Younger generations that grew up with social media, Web 2.0 and whatnot, were as focused on media (and channels) as – admit it – many of their older peers. The absurd obsession with media, channels and, in the end, platforms, such as Facebook, was looked upon from the medium perspective from day one. The same silos we have been fighting for ages and the Altimeter report advises us to fight as well, have been strengthened by a whole new breed of marketers that learned nothing from the past. As said, in a way even the distinction between paid, owned and earned media was an artificial one. It’s nice to see that Altimeter recognizes this when writing “outlying channels don’t neatly conform to the categories of paid/owned/earned media” and mentioning hybrid media.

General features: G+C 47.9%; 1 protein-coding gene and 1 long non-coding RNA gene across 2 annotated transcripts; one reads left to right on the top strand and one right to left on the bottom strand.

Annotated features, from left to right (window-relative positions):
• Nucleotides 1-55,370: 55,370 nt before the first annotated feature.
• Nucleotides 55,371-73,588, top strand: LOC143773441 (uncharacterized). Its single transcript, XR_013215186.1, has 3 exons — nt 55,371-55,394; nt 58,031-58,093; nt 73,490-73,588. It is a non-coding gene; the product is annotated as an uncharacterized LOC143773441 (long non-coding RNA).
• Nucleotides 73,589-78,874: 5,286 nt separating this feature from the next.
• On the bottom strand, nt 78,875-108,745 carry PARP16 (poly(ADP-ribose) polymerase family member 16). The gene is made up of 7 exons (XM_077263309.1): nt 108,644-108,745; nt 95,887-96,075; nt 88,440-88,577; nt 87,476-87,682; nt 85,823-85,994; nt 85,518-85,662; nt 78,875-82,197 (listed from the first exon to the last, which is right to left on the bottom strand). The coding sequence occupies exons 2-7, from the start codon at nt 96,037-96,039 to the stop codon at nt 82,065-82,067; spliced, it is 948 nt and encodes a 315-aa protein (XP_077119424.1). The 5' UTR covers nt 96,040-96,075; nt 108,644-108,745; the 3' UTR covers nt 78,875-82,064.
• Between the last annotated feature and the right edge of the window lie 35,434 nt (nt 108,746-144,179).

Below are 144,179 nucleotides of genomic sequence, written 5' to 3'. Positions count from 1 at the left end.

Channels and media matter. Integration as well. However, what should drive you every single day is the customer experience and every little touchpoint – regardless of media and channels – that constitutes it. If you haven’t done that yet, focusing on relevance and a measured approach from the customer journey perspective, you are years behind leading businesses that are doing it with success since ages.

Good marketing is by definition integrated. What more do we need to finally understand that?

The report is a way to start from the media perspective and provides good interviews, strategic considerations and key success factors (see figure II). It also contains an overview of some players in the converged media vendor ecosystem (yes, it’s about applications as well).

Read it and think even further and beyond media convergence or converged media. Think experiences, preferences, intent and touchpoints too.